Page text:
Surgery+/-Radiation: Anything that disrupts the lymphatic microcirculation of an extremity can cause lymphedema. The most common cause is the surgical removal of lymph nodes (ln) to stage certain cancers (breast and melanoma, most commonly). Breast cancer treatment often includes radiation therapy; if the lns are included in the radiation field, the risks increase. Thankfully, rates are down due to new techniques. ...Read more
Good diet: Lymphedema fluid is high in protein and so the fluid that creates the swelling pulls a lot of protein out of your circulation. As a result, a higher protein diet is a good idea. Avoiding salt is also smart. A fluid restriction is not thought to be helpful. Otherwise a healthy general diet with lots of fruits and vegetables is a good thing. If you are overweight, weight loss helps the swelling. ...Read more
The same for all: Whether male or female, treatment is the same. The mainstay is decongestive therapy as dr. Brown said. This includes elastic compression stockings, non-elastic circ-aids garments, sequential compression devices, lymphatic drainage/massage, diet and exercise. A great source of info is lymphnet. Org, as dr. Wagner said. ...Read more
Most lymphedema can be improved with physical therapy/compression. There is a new technique of lymph node transfer that can dramatically improve certain cases. It is microsurgical transfer of nodes to a draining basin to improve symptoms and hopefully grow more channels.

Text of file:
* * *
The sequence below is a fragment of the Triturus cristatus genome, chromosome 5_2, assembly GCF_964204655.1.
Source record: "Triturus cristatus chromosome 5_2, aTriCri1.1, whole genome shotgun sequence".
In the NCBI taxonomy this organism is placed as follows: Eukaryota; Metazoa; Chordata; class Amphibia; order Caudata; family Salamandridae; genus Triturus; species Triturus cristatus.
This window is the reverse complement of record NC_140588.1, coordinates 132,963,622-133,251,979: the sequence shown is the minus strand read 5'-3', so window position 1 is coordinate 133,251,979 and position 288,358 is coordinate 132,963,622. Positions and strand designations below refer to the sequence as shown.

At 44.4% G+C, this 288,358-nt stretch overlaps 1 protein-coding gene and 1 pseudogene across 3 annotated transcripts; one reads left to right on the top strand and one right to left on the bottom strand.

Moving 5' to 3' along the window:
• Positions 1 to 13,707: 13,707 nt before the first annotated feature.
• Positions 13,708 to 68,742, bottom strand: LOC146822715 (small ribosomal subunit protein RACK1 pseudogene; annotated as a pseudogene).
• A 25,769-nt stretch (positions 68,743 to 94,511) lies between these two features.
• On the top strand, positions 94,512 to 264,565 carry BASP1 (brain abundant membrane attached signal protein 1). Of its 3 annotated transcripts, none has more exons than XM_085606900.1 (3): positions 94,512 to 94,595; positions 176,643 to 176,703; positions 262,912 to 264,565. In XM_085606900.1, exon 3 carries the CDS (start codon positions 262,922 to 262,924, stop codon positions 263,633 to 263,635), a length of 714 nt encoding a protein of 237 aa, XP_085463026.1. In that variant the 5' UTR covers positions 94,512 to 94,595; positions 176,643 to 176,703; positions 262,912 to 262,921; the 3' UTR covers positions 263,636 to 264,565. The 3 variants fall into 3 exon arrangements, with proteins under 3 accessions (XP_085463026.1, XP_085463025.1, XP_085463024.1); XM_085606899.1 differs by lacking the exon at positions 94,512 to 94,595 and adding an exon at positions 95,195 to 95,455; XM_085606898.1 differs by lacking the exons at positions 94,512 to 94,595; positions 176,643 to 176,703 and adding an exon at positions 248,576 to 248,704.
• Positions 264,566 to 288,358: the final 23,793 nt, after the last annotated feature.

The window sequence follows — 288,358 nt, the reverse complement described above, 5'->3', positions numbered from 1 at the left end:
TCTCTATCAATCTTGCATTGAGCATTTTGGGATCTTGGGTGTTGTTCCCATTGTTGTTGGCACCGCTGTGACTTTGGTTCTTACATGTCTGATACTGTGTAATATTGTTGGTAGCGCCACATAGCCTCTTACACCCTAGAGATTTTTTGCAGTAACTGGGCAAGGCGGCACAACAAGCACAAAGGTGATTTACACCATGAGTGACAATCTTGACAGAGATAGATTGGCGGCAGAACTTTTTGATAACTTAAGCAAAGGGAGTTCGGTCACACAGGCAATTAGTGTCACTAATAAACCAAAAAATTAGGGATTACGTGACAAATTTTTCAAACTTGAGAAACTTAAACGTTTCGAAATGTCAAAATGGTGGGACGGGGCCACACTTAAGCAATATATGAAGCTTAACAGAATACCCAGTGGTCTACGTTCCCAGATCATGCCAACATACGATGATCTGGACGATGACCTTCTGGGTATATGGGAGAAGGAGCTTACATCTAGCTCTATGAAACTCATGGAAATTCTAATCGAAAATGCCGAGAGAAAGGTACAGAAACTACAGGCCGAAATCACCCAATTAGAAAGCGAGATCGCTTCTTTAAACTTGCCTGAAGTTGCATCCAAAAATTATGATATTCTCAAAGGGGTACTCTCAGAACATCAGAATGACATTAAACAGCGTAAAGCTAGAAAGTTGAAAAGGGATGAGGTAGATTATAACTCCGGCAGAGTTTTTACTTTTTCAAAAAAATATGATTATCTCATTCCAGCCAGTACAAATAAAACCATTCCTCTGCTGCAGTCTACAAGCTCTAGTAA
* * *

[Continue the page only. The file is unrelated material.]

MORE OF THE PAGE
Call 321-841-7090 as the institute of microsurgery at orlando health now offers this! ...Read more
Sometimes: Acquired lymphedema during pregnancy or from overload of venous insufficiency may be treated successfully by wearing compression stockings during pregnancy and then treated by a vein specialist and a lymphedema specialist after the pregnancy. See a lymphedema specialist: lymphology association of north america and find a phlebolgy specialist: www. Phlebolgy. Org and www. Morrisonvein. Org for more. ...Read more
Sometimes: Lymphedema is cause by poor circulation of lymph which is the protein filled fluid that circulates and bathes cells. Usually it is caused from injury by cancer, surgery, or infection. It can be caused by obesity or pregnancy with the weight of the belly impairing circulation. In these last two cases if or when the weight is removed, the lymphedema may resolve. ...Read more
Lymphedema: Lymphedema is a chronic medical condition that requires daily care and attention. This is no different than a multitude of other medical problems like high blood pressure and diabetes. There are specialists in lymphedema that you should seek out. For example, many physical therapists specialize in the treatment (control) of lymphedema. Treatments include compression wraps. ...Read more
Lymphedema: This condition is common after lymphatic dysfunction causing build up of lymphatic fluid in the space between tissues that don't drain normally into venous channels. This most commonly happens due to trauma (surgery removing nodes), scarring (Radiation) or physical blockage (pregnancy) of the lymphatics. Regular lymphatic massage is found useful in improving this condition. ...Read more